Function-testing safety valves like emergency shutdown valves (ESDV) or blowdown valves (BDV) is a significant job, and a key element for consideration is the travel time – the time that an ESDV takes to close or a BDV to open. Measuring safety valve travel time requires the operation of these critical devices, normally resulting in a partial plant shutdown with inevitable consequences on the production profile.

BP introduced its Safety Valve Travel Timer (SVTT) software at Sangachal Terminal in Azerbaijan, and after early successes it was further deployed offshore in the Azerbaijan-Georgia-Turkey (AGT) region.

The tool, developed and supported within BP’s Field of the Future program, automates travel time data acquisition and is designed to continuously monitor the operation and movement of ESDVs and BDVs. It calculates the time for a valve to transition from one state to another and compares this against the target time for showing results. The data are automatically collected during both routine and unplanned activities.

Deployment of the SVTT software helps reduce the number of function tests carried out on safety valves, thereby delivering significant cost savings. Moreover, the automated monitoring of safety valves allows proactive intervention on abnormal valve performance before failures occur.

Monitoring 1,841 valves

The onshore implementation of the SVTT covers 438 valves (356 ESDVs, 66 BDVs, and 16 flare valves) located at the Sangachal Terminal. Offshore, the SVTT was configured on 1,403 valves comprising 90 BDVs and 1,313 ESDVs – a combined total of 1,841 valves in the region.

The offshore implementation includes some subsea tree valves, but the monitoring focus and priority are on topside process safety valves. In the SVTT monthly report to the assets, valves are prioritized based on their safety integrity level (SIL) and environmental integrity level (EIL) rating, with particular attention given to valves with SIL/EIL 1 and above.

For wellhead-related valves, continuous monitoring presents a more marginal value opportunity because these valves undergo twice-yearly well integrity tests (WIT), which include pressure buildup test requirements. However, for these valves the SVTT offers continuous logging of valve movement that can track performance, especially when integrated with WIT results.

Travel time was configured using process safety hazard management measures documents, which included the valves’ performance standards. Data were critically reviewed and compared with the information found on the specific safety requirement specification and valves’ manufacturer data sheet. For the majority of valves, the most interesting target is the limit-to-limit time. Depending on the valve body size and application, the target times vary from 1 to 2 seconds up to 30 to 35 seconds.

The deployment of the SVTT software has been accompanied by a rigorous business process. A single point of accountability (SPA) was appointed to own the application in the region and liaise with all the relevant stakeholders within the company, including the Field of the Future development and deployment teams, instrumentation and control technical authorities, asset maintenance staff at multiple assets in the regions, and staff from other BP regions to share learnings and experience. The SPA prepares a monthly report for each asset in the region, providing routine valve movements tracking and data analysis.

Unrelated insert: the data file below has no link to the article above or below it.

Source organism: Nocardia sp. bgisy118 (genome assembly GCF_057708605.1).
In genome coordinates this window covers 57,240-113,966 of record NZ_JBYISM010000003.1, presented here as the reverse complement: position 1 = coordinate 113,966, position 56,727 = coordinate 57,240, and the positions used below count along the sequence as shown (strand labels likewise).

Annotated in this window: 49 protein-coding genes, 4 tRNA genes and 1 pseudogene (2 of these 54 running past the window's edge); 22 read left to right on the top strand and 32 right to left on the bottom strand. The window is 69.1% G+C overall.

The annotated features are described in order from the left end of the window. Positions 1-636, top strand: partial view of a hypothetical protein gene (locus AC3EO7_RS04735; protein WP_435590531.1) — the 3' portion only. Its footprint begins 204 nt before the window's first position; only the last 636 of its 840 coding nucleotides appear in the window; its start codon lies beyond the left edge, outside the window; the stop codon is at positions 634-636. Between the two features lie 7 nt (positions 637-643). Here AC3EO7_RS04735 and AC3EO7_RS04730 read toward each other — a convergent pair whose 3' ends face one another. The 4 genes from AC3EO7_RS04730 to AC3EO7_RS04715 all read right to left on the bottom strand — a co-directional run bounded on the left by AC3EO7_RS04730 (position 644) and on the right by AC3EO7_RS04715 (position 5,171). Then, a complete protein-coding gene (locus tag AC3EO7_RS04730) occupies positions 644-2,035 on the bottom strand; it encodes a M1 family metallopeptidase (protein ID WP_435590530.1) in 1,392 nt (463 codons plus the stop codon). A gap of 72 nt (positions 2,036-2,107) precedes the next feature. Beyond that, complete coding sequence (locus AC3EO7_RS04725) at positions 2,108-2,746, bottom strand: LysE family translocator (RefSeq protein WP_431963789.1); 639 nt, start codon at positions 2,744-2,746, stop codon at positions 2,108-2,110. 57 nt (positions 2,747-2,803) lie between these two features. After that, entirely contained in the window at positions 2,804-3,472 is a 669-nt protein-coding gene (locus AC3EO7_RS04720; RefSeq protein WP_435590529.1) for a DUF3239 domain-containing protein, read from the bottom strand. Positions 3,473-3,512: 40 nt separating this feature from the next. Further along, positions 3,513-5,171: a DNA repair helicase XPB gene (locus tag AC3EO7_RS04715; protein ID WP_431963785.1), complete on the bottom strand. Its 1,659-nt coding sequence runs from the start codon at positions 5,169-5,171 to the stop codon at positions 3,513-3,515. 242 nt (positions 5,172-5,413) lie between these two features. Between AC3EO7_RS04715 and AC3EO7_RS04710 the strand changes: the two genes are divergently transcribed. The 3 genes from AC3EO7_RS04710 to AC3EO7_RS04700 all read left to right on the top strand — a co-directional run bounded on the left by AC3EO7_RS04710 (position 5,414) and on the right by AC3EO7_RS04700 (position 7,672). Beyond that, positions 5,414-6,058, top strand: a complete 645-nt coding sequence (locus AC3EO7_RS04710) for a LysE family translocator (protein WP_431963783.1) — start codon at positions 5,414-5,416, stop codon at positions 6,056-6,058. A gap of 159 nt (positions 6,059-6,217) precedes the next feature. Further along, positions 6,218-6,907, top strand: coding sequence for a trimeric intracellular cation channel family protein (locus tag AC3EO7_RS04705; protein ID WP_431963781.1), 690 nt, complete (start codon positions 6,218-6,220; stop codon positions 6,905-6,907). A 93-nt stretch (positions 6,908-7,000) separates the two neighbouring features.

Data and results

In the Caspian region safety valve health has been monitored on a continual basis with the SVTT software. The ones that fail to operate on demand or do not move in predefined target times are highlighted as “warning/fail” by the tool and investigated for corrective actions. The software analyzes the raw data to capture successful or unsuccessful valve events. As an example of one of the tool’s benefits, in the Shah Deniz field’s flare staging valves SVTT identified a number of valve openings/closures and recorded time, prompting an investigation. During shutdown a valve was found to be seized. It had operated about 5,000 times in a year, which led to its breakdown. Based on this process, pressure settings were reviewed to prevent recurrence. Other issues that the system has identified include:

  • Switch failure;
  • Corrosion;
  • Low valve air pressure; and

Sticking valve stem. Another important benefit is the reduction of function tests (preventative maintenance [PM]) taking advantage of valve movements during operations. In the Caspian AGT region, more than half of the PM is closed out using the SVTT, which saves at least 1,000 man-hours per year (assuming two to three hours of technician time for process isolation, verification, and de-isolation per PM). Considering that some ESDV PM requires train or full facility shutdowns, the closeout of these safety valves’ PM is estimated to deliver significant value well beyond the man-hour savings.

Around 100 to 120 movements are recorded on average in a month in the region, and of these between 1% and 3% can be “fail” messages. For the valves reported with “pass” messages, credits are taken and function-test PM is rescheduled accordingly. For the valves in “fail” or “unknown” status, a separate list is created, and a detailed analysis is carried out. The valves not complying with the target times are investigated and corrected.

The SVTT has helped BP reduce by half the number of outages needed for routine periodic function testing of critical safety valves. The recorded information has provided auditable proof of the valves’ operational integrity. Continuous valve performance monitoring also has allowed proactive detection of faulty valves, enabling early remedial measures and often avoiding the need for major overhauls, which require valve removal.

The successes in the Caspian have contributed to making this application a BP standard across the company’s operations worldwide.